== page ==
Percentage weight loss31.8%20.0%
Percentage decrease in body fat mass58%37%

Numbers alone show that fiber has a positive impact on a canine’s weight. And with the decrease in mass, comes better health for your pooch.

Amaranth is a good source of fiber as I mentioned earlier. If you need your pooch to lose weight, you can use it as part of their diet.

When your dog loses all their extra weight, you can do more activities with them. A better state of mental health is also a product of being physically healthy.

#3: It’s a good source of micronutrients

When it comes to food, quality will always trump quantity. That’s why you need to check the contents of your dog’s meals.

No matter how big the portions are, if your pooch lacks nutrients, it can affect their health. Here are signs that your dog has nutrition deficiency:

  • Lethargy.
  • Hair loss.
  • Depression.
  • Skin conditions.
  • General lack of energy.
  • A difference in their stool.

If you want to counter this in a natural way, you can add amaranth to your dog’s diet. It contains the following nutrients:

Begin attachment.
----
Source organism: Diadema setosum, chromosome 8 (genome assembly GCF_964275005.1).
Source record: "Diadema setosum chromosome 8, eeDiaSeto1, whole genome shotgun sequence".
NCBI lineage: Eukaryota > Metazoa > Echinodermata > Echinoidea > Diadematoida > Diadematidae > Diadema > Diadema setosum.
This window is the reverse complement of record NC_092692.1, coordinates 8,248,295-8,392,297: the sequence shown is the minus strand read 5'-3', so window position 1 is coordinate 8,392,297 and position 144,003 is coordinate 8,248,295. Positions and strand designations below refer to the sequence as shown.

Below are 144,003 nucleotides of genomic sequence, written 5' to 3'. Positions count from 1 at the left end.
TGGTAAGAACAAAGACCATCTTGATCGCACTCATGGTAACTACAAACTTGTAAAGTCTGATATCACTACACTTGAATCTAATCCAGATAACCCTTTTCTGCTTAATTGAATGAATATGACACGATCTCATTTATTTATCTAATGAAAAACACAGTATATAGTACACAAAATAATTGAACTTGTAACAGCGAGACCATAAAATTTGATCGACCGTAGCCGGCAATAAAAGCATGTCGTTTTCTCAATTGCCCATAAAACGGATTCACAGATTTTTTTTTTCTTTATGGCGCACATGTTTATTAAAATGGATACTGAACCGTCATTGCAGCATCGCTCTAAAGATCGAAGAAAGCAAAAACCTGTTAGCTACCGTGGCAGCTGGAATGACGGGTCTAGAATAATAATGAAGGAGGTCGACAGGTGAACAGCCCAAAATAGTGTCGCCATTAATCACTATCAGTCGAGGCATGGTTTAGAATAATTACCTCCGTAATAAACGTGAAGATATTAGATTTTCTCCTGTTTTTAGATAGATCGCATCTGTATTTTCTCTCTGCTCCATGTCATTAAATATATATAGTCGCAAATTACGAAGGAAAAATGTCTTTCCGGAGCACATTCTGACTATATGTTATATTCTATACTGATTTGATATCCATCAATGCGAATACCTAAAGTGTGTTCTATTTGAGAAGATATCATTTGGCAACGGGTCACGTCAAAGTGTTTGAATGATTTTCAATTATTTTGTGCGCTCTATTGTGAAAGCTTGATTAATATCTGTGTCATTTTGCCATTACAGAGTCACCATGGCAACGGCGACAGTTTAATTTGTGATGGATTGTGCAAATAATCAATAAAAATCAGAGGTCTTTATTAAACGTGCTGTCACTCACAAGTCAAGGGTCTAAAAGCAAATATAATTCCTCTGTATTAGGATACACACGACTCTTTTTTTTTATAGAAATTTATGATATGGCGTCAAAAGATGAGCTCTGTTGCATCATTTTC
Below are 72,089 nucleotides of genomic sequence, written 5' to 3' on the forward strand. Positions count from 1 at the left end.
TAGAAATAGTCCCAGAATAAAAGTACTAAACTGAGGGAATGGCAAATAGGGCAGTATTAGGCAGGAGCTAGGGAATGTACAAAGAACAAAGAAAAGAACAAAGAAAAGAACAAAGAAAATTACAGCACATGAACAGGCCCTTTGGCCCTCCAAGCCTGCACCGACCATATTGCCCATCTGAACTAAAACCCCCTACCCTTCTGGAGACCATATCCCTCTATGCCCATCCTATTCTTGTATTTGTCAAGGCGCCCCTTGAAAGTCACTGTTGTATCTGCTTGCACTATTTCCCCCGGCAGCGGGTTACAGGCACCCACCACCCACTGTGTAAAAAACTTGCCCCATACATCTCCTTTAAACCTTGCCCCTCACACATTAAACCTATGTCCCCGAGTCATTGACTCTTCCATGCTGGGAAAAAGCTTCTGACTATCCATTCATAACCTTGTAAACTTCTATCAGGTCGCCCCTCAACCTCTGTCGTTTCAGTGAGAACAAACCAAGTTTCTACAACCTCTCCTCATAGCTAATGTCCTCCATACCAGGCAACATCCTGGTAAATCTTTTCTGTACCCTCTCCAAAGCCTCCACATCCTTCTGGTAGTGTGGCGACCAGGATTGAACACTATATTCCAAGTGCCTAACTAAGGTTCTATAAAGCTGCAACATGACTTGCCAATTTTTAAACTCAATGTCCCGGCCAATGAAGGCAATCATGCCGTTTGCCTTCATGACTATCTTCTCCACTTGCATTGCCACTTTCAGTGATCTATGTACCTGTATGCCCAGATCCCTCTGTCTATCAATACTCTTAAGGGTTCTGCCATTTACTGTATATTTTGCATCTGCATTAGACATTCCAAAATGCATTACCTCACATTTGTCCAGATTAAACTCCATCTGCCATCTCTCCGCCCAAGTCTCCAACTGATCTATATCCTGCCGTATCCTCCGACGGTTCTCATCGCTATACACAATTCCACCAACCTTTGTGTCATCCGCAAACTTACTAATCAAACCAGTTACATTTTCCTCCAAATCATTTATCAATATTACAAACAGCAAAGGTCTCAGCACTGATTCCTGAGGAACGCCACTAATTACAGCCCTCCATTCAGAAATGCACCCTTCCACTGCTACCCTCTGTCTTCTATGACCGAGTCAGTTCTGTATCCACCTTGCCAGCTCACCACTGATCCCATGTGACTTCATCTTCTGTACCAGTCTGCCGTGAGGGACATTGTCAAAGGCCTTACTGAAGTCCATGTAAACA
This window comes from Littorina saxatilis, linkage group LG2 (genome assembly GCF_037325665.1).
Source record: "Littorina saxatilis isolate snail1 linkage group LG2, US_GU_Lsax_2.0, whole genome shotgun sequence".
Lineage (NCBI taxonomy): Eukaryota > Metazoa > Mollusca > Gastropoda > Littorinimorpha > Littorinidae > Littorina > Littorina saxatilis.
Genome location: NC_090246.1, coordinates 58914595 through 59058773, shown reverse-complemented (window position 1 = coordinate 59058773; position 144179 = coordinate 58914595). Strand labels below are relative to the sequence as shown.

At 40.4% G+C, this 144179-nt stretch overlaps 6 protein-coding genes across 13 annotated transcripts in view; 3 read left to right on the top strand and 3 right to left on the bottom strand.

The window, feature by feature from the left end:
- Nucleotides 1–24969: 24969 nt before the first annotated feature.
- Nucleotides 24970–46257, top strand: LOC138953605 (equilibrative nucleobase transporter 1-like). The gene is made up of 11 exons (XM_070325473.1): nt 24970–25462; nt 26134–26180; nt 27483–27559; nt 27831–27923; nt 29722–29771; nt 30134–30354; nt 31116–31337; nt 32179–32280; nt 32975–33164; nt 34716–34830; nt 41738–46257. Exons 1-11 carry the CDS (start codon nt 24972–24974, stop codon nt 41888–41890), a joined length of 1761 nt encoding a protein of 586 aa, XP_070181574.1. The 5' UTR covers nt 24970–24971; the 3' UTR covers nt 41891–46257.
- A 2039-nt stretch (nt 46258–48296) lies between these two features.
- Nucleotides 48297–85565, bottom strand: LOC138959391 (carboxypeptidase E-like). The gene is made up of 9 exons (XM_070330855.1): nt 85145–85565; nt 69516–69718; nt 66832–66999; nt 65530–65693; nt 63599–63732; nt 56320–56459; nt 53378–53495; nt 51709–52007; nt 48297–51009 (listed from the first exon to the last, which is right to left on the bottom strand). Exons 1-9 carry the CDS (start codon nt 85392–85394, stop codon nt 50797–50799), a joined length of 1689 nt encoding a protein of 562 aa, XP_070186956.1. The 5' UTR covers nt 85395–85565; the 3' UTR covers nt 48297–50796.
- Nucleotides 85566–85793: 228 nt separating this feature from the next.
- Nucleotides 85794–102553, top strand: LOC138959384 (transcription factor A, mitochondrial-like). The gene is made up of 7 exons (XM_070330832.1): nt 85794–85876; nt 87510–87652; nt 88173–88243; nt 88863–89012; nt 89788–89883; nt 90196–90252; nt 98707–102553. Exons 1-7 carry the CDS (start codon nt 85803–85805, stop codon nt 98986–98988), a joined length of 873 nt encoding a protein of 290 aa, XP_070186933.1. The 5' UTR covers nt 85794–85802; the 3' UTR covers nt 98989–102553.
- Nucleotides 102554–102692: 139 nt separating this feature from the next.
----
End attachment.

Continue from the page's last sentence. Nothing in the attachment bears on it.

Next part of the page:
• Iron.
  • Zinc.
  • Copper.
  • Calcium.
  • Selenium.
  • Vitamin E.
  • Vitamin B.
  • Manganese.
  • Magnesium.
  • Phosphorus.

These can help your dogs in:

  • Avoiding anemia.
  • Countering lethargy.
  • Forming stronger bones.
  • Improving fat metabolism.
  • Avoiding muscle degeneration.

Who knew amaranth packs quite a punch in nutrition?

Note: It’s still important to feed your dogs a balanced meal. Don’t limit their diet to one type of food. 

Amaranth can provide the previously-mentioned nutrients. But, it’s important to remember that it’s not an all-in-one solution.

You can also opt to give your pooch supplements. These are readily available and easy to consume for your dogs.

The PetHonesty 10 in 1 Multivitamin contains the necessary vitamins your dog needs. It also aids in improving heart and joint health.

#4: It contains all essential amino acids

Aside from the nutrients, amaranth also has amino acids. And amazingly enough, it has all of the 9 essential ones according to the WGC.

These are:

  • Valine.
  • Lysine.
  • Leucine.
  • Histidine.
  • Threonine.
  • Isoleucine.
  • Methionine.
  • Tryptophan.
  • Phenylalanine.